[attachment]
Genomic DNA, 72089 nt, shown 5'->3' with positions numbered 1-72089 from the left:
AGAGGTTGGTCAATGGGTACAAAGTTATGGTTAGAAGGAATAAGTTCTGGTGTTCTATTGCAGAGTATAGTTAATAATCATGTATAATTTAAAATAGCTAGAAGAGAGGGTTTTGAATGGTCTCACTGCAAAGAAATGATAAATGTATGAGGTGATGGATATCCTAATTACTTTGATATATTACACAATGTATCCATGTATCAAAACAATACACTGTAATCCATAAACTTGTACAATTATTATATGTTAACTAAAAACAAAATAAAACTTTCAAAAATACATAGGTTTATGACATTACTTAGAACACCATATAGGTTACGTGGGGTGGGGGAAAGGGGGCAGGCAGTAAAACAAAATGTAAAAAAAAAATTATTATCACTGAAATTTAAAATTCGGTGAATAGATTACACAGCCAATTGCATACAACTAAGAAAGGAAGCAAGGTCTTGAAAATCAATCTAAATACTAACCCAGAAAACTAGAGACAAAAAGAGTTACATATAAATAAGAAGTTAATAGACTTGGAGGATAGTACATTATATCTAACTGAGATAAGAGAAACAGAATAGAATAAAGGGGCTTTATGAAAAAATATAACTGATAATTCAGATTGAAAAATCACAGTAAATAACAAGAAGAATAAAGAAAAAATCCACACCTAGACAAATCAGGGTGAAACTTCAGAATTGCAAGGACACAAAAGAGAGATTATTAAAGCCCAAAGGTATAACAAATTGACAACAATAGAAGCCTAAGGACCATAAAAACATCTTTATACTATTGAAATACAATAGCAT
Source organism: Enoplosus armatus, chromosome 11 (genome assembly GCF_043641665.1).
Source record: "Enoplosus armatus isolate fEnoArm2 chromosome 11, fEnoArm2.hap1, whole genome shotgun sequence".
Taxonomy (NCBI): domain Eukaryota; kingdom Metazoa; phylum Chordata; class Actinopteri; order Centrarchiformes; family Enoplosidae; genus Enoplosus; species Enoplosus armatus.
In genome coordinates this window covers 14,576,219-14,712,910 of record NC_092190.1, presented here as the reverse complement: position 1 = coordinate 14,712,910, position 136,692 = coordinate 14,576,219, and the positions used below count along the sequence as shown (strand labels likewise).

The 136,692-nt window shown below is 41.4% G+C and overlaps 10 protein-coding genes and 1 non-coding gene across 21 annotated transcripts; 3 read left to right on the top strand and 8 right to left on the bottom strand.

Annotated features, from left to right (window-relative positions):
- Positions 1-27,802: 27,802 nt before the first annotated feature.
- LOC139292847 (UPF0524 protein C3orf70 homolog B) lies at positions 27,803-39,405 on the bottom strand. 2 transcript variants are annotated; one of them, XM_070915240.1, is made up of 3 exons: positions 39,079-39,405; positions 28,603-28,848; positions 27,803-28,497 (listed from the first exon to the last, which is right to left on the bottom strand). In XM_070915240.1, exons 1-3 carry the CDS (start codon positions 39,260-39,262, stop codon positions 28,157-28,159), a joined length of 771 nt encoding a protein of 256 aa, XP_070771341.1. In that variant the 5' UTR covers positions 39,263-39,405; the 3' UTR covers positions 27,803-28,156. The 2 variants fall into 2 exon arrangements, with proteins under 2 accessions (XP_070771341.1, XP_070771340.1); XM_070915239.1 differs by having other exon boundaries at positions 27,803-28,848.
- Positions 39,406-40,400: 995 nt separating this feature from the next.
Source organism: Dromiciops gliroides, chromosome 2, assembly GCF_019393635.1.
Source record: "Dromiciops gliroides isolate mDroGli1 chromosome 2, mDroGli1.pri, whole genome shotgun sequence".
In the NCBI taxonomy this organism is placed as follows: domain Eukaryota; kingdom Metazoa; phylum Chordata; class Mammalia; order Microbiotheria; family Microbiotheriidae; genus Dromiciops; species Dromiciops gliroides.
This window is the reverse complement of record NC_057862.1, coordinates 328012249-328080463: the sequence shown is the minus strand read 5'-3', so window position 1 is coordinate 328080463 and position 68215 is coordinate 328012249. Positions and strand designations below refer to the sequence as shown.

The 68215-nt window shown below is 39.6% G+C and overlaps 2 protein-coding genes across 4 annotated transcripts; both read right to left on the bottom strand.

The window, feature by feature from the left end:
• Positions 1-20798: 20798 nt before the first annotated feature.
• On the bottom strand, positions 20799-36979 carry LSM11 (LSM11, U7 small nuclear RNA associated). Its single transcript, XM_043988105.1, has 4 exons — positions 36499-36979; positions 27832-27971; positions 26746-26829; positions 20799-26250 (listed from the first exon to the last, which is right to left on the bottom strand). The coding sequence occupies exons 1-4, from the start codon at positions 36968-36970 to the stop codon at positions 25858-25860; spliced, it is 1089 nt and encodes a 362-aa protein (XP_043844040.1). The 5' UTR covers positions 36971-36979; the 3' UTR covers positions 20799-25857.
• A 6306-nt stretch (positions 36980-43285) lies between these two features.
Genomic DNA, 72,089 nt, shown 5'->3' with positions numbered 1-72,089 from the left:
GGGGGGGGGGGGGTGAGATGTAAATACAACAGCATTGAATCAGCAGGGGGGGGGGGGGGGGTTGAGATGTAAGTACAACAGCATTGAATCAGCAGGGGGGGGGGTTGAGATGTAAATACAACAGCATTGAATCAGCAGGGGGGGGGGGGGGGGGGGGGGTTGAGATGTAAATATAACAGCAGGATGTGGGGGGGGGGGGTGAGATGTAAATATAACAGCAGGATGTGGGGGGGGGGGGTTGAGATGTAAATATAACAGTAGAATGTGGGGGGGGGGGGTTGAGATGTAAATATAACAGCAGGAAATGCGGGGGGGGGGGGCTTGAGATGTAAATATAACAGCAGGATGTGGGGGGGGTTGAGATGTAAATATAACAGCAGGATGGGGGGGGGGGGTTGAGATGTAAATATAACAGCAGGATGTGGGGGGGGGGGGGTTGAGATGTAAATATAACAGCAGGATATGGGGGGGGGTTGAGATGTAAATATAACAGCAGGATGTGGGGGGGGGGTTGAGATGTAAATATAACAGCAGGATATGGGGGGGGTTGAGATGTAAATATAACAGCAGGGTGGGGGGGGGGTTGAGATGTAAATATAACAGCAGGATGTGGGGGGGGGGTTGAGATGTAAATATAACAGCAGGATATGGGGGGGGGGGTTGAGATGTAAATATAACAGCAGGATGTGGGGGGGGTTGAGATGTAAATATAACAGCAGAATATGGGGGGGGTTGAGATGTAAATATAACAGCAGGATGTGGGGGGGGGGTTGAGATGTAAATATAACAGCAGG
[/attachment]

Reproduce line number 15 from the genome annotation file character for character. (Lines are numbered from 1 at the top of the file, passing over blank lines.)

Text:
This window is the reverse complement of record NC_057862.1, coordinates 328012249-328080463: the sequence shown is the minus strand read 5'-3', so window position 1 is coordinate 328080463 and position 68215 is coordinate 328012249. Positions and strand designations below refer to the sequence as shown.